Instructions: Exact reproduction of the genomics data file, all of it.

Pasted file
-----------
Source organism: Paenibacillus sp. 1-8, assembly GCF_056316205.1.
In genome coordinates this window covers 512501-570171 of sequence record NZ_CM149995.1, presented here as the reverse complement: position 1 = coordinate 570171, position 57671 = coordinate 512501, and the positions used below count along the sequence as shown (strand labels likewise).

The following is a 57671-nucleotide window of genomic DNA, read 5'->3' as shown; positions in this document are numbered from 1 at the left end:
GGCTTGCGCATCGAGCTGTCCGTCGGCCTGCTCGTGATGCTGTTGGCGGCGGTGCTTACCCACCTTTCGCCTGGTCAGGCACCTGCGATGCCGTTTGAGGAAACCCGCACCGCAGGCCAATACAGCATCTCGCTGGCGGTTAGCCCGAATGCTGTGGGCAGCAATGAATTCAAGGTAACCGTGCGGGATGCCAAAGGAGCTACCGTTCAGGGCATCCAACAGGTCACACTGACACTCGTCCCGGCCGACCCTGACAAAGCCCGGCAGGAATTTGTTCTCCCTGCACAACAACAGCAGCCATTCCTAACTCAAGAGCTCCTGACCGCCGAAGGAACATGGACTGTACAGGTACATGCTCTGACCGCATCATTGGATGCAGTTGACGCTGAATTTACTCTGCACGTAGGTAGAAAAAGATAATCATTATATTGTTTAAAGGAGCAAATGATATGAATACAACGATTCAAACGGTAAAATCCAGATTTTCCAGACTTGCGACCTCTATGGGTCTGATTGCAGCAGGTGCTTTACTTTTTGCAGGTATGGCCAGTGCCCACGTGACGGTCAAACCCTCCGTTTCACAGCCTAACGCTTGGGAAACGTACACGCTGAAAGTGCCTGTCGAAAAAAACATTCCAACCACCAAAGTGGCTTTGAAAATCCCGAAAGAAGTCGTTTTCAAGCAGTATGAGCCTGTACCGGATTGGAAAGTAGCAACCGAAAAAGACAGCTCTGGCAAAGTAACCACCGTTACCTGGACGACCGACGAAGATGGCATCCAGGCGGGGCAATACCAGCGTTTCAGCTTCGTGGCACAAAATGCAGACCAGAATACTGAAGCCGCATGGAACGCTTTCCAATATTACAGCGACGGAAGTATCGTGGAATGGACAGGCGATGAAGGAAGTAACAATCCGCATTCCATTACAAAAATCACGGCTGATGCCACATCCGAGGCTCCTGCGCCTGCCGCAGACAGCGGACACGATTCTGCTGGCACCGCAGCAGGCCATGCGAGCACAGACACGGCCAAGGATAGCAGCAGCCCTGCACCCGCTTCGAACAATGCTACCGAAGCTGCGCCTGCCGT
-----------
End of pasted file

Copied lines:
Source organism: Paenibacillus sp. 1-8, assembly GCF_056316205.1.
In genome coordinates this window covers 512501-570171 of sequence record NZ_CM149995.1, presented here as the reverse complement: position 1 = coordinate 570171, position 57671 = coordinate 512501, and the positions used below count along the sequence as shown (strand labels likewise).

The following is a 57671-nucleotide window of genomic DNA, read 5'->3' as shown; positions in this document are numbered from 1 at the left end:
GGCTTGCGCATCGAGCTGTCCGTCGGCCTGCTCGTGATGCTGTTGGCGGCGGTGCTTACCCACCTTTCGCCTGGTCAGGCACCTGCGATGCCGTTTGAGGAAACCCGCACCGCAGGCCAATACAGCATCTCGCTGGCGGTTAGCCCGAATGCTGTGGGCAGCAATGAATTCAAGGTAACCGTGCGGGATGCCAAAGGAGCTACCGTTCAGGGCATCCAACAGGTCACACTGACACTCGTCCCGGCCGACCCTGACAAAGCCCGGCAGGAATTTGTTCTCCCTGCACAACAACAGCAGCCATTCCTAACTCAAGAGCTCCTGACCGCCGAAGGAACATGGACTGTACAGGTACATGCTCTGACCGCATCATTGGATGCAGTTGACGCTGAATTTACTCTGCACGTAGGTAGAAAAAGATAATCATTATATTGTTTAAAGGAGCAAATGATATGAATACAACGATTCAAACGGTAAAATCCAGATTTTCCAGACTTGCGACCTCTATGGGTCTGATTGCAGCAGGTGCTTTACTTTTTGCAGGTATGGCCAGTGCCCACGTGACGGTCAAACCCTCCGTTTCACAGCCTAACGCTTGGGAAACGTACACGCTGAAAGTGCCTGTCGAAAAAAACATTCCAACCACCAAAGTGGCTTTGAAAATCCCGAAAGAAGTCGTTTTCAAGCAGTATGAGCCTGTACCGGATTGGAAAGTAGCAACCGAAAAAGACAGCTCTGGCAAAGTAACCACCGTTACCTGGACGACCGACGAAGATGGCATCCAGGCGGGGCAATACCAGCGTTTCAGCTTCGTGGCACAAAATGCAGACCAGAATACTGAAGCCGCATGGAACGCTTTCCAATATTACAGCGACGGAAGTATCGTGGAATGGACAGGCGATGAAGGAAGTAACAATCCGCATTCCATTACAAAAATCACGGCTGATGCCACATCCGAGGCTCCTGCGCCTGCCGCAGACAGCGGACACGATTCTGCTGGCACCGCAGCAGGCCATGCGAGCACAGACACGGCCAAGGATAGCAGCAGCCCTGCACCCGCTTCGAACAATGCTACCGAAGCTGCGCCTGCCGT